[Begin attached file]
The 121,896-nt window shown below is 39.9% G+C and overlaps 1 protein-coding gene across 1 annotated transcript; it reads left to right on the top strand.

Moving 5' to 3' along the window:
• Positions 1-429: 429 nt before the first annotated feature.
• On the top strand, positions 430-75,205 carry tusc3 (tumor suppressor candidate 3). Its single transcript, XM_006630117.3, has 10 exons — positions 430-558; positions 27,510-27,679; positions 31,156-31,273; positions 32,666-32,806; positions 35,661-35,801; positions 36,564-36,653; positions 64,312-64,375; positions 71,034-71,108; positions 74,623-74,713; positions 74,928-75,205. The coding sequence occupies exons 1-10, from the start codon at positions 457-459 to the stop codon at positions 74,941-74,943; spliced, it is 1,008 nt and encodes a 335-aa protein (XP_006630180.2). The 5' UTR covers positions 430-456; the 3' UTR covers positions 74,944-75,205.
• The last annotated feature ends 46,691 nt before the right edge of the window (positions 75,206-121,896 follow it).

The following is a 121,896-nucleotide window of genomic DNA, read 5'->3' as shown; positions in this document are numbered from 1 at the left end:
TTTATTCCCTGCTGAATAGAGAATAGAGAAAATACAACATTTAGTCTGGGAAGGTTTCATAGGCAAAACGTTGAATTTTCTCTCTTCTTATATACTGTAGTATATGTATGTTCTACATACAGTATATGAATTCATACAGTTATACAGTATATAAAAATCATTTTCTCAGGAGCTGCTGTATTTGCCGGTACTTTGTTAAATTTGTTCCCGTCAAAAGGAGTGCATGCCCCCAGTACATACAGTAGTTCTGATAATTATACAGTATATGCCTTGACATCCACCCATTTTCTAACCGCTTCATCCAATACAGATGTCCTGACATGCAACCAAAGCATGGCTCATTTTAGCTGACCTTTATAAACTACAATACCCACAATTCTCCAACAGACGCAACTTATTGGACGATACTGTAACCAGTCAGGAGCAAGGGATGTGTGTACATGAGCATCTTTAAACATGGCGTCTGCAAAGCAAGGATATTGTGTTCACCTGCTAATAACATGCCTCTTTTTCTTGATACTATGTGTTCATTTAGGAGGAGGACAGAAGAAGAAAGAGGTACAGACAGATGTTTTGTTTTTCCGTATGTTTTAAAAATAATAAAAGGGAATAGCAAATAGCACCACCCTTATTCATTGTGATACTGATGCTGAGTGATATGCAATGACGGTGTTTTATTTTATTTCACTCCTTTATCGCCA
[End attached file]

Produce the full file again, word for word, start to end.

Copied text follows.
The 121,896-nt window shown below is 39.9% G+C and overlaps 1 protein-coding gene across 1 annotated transcript; it reads left to right on the top strand.

Moving 5' to 3' along the window:
• Positions 1-429: 429 nt before the first annotated feature.
• On the top strand, positions 430-75,205 carry tusc3 (tumor suppressor candidate 3). Its single transcript, XM_006630117.3, has 10 exons — positions 430-558; positions 27,510-27,679; positions 31,156-31,273; positions 32,666-32,806; positions 35,661-35,801; positions 36,564-36,653; positions 64,312-64,375; positions 71,034-71,108; positions 74,623-74,713; positions 74,928-75,205. The coding sequence occupies exons 1-10, from the start codon at positions 457-459 to the stop codon at positions 74,941-74,943; spliced, it is 1,008 nt and encodes a 335-aa protein (XP_006630180.2). The 5' UTR covers positions 430-456; the 3' UTR covers positions 74,944-75,205.
• The last annotated feature ends 46,691 nt before the right edge of the window (positions 75,206-121,896 follow it).

The following is a 121,896-nucleotide window of genomic DNA, read 5'->3' as shown; positions in this document are numbered from 1 at the left end:
TTTATTCCCTGCTGAATAGAGAATAGAGAAAATACAACATTTAGTCTGGGAAGGTTTCATAGGCAAAACGTTGAATTTTCTCTCTTCTTATATACTGTAGTATATGTATGTTCTACATACAGTATATGAATTCATACAGTTATACAGTATATAAAAATCATTTTCTCAGGAGCTGCTGTATTTGCCGGTACTTTGTTAAATTTGTTCCCGTCAAAAGGAGTGCATGCCCCCAGTACATACAGTAGTTCTGATAATTATACAGTATATGCCTTGACATCCACCCATTTTCTAACCGCTTCATCCAATACAGATGTCCTGACATGCAACCAAAGCATGGCTCATTTTAGCTGACCTTTATAAACTACAATACCCACAATTCTCCAACAGACGCAACTTATTGGACGATACTGTAACCAGTCAGGAGCAAGGGATGTGTGTACATGAGCATCTTTAAACATGGCGTCTGCAAAGCAAGGATATTGTGTTCACCTGCTAATAACATGCCTCTTTTTCTTGATACTATGTGTTCATTTAGGAGGAGGACAGAAGAAGAAAGAGGTACAGACAGATGTTTTGTTTTTCCGTATGTTTTAAAAATAATAAAAGGGAATAGCAAATAGCACCACCCTTATTCATTGTGATACTGATGCTGAGTGATATGCAATGACGGTGTTTTATTTTATTTCACTCCTTTATCGCCA